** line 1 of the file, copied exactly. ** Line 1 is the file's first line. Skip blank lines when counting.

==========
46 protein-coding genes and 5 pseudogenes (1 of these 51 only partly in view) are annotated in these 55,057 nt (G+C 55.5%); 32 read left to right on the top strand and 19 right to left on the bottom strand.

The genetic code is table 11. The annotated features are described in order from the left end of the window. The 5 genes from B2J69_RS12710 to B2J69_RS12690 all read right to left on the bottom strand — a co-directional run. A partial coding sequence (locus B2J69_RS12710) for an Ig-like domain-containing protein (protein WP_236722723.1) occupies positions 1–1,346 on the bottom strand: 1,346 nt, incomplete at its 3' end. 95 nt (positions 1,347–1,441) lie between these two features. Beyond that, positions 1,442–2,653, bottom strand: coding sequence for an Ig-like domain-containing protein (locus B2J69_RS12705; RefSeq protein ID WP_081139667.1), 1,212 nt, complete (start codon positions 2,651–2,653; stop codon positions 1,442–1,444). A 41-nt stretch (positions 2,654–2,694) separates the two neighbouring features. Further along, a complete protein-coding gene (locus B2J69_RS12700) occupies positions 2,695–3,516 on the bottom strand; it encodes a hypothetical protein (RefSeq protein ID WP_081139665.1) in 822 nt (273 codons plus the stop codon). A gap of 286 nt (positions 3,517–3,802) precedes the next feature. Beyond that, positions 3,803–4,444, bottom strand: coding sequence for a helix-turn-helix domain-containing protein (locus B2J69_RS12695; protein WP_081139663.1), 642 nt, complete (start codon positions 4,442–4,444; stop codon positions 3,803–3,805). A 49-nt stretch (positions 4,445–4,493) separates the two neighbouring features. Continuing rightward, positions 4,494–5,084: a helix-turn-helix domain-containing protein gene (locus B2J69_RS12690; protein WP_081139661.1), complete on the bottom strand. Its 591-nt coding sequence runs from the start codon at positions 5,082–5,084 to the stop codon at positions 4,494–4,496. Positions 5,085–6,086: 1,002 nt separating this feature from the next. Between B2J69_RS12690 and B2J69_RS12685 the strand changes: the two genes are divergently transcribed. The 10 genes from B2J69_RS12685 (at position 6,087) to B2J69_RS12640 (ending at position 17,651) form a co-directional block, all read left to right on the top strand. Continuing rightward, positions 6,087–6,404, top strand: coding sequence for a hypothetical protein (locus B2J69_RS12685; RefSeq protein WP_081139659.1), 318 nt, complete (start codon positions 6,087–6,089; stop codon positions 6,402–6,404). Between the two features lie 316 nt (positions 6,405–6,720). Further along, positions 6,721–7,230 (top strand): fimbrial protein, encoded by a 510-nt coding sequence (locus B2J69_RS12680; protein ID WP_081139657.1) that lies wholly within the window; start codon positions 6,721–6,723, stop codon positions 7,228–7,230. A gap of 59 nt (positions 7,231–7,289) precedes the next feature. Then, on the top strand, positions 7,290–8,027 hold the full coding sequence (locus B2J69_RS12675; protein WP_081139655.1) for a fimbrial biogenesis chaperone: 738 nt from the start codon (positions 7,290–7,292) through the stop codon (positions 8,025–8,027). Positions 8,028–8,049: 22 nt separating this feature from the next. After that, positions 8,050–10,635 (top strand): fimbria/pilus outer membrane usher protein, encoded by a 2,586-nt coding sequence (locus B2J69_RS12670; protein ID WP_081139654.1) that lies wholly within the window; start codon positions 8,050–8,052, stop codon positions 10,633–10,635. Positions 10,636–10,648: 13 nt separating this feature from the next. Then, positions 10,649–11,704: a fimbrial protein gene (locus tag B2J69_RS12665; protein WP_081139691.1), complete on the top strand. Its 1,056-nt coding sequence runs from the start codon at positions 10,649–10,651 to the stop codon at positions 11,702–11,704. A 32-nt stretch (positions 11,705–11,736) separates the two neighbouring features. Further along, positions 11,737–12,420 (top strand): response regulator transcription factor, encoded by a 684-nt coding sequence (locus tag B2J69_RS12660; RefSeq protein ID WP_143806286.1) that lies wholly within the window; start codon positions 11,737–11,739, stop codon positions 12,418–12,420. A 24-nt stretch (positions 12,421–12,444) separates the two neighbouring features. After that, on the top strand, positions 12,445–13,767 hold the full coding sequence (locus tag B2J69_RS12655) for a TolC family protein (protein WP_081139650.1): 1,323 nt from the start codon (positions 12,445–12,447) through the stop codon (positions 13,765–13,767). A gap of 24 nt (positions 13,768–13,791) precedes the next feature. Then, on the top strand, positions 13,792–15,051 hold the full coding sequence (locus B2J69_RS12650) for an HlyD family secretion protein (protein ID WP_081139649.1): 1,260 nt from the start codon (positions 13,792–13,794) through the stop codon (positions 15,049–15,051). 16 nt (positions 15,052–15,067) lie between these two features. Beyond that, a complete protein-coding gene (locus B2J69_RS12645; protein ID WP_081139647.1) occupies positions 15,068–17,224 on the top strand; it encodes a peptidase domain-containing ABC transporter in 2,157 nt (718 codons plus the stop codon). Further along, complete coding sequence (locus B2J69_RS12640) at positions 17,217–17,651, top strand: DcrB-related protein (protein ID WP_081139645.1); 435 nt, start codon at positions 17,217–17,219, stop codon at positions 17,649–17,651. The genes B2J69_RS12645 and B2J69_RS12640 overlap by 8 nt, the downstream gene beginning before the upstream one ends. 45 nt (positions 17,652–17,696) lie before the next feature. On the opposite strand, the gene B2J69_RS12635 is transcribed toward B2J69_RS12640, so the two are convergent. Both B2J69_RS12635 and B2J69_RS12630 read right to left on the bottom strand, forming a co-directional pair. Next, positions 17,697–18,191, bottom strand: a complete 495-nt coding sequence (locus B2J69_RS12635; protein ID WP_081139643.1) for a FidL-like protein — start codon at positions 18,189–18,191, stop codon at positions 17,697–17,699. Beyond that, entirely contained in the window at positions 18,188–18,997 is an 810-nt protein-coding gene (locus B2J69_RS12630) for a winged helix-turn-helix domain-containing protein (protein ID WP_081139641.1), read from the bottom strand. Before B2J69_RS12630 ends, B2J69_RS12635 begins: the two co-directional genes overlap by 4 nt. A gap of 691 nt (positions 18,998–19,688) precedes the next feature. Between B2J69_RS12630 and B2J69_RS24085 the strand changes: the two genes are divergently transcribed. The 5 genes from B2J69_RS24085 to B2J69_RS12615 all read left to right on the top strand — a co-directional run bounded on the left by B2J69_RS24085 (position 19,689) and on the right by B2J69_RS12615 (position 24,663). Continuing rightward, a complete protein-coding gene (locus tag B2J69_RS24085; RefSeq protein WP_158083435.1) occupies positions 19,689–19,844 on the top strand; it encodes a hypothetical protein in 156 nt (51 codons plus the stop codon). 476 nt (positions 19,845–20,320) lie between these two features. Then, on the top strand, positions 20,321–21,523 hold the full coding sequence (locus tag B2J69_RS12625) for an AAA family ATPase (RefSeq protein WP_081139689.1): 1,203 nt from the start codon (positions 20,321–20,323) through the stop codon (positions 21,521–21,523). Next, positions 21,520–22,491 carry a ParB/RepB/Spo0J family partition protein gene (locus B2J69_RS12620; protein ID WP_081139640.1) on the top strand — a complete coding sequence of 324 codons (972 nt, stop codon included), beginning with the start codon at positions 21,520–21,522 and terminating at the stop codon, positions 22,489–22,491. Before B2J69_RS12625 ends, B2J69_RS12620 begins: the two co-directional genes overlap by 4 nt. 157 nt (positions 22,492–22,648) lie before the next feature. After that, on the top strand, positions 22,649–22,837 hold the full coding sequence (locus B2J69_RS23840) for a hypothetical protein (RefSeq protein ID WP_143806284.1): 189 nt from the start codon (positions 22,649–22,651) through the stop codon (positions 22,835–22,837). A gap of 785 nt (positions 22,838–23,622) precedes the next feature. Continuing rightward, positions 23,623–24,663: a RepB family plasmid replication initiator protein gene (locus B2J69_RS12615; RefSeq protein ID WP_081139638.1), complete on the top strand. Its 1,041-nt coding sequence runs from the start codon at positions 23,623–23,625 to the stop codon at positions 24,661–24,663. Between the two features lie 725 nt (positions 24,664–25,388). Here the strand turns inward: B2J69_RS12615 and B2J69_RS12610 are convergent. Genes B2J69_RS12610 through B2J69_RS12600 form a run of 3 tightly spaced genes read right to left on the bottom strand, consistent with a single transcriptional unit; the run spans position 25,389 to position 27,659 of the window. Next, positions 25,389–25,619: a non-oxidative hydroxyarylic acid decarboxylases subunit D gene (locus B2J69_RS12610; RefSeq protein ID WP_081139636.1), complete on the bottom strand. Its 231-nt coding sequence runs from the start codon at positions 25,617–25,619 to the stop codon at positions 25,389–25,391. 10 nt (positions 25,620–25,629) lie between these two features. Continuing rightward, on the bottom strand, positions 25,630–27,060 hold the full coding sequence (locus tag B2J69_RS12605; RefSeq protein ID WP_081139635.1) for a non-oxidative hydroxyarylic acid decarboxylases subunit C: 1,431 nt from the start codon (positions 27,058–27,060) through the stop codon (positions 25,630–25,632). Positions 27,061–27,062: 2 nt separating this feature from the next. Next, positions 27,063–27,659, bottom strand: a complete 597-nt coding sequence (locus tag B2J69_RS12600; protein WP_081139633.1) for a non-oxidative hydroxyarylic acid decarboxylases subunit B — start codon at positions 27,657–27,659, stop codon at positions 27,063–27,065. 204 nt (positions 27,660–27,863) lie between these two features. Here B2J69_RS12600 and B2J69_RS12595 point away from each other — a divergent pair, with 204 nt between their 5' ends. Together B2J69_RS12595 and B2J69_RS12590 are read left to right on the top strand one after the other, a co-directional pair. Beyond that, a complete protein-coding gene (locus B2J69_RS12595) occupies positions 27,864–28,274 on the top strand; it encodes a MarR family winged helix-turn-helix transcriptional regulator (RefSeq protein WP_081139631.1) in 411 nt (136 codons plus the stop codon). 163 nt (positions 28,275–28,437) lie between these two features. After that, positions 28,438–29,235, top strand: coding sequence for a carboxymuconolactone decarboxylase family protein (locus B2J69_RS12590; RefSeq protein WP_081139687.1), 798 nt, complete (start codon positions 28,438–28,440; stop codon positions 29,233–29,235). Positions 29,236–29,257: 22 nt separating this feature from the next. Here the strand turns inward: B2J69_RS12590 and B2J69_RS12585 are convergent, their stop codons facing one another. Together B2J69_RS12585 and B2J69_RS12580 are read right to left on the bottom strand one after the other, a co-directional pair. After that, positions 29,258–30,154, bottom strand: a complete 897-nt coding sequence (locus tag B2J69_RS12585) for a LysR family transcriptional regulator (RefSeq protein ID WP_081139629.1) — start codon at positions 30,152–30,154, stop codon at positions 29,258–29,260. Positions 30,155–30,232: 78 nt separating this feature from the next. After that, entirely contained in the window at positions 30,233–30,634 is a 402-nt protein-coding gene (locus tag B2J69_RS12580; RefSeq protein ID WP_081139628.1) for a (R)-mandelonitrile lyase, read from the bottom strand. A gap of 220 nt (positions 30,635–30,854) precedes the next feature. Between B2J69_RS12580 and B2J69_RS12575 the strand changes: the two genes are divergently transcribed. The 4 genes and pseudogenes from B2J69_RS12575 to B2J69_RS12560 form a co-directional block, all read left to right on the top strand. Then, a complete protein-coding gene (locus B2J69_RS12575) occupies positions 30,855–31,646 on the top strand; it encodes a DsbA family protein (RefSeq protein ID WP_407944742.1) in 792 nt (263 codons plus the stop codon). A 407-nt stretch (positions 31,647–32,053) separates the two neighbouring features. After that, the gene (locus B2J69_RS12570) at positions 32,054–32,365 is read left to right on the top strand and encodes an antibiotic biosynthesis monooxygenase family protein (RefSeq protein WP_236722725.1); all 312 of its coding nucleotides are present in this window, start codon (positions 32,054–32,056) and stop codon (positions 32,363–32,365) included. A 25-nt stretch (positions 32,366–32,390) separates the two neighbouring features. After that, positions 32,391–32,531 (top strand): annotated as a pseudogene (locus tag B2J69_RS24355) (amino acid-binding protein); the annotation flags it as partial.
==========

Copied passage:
46 protein-coding genes and 5 pseudogenes (1 of these 51 only partly in view) are annotated in these 55,057 nt (G+C 55.5%); 32 read left to right on the top strand and 19 right to left on the bottom strand.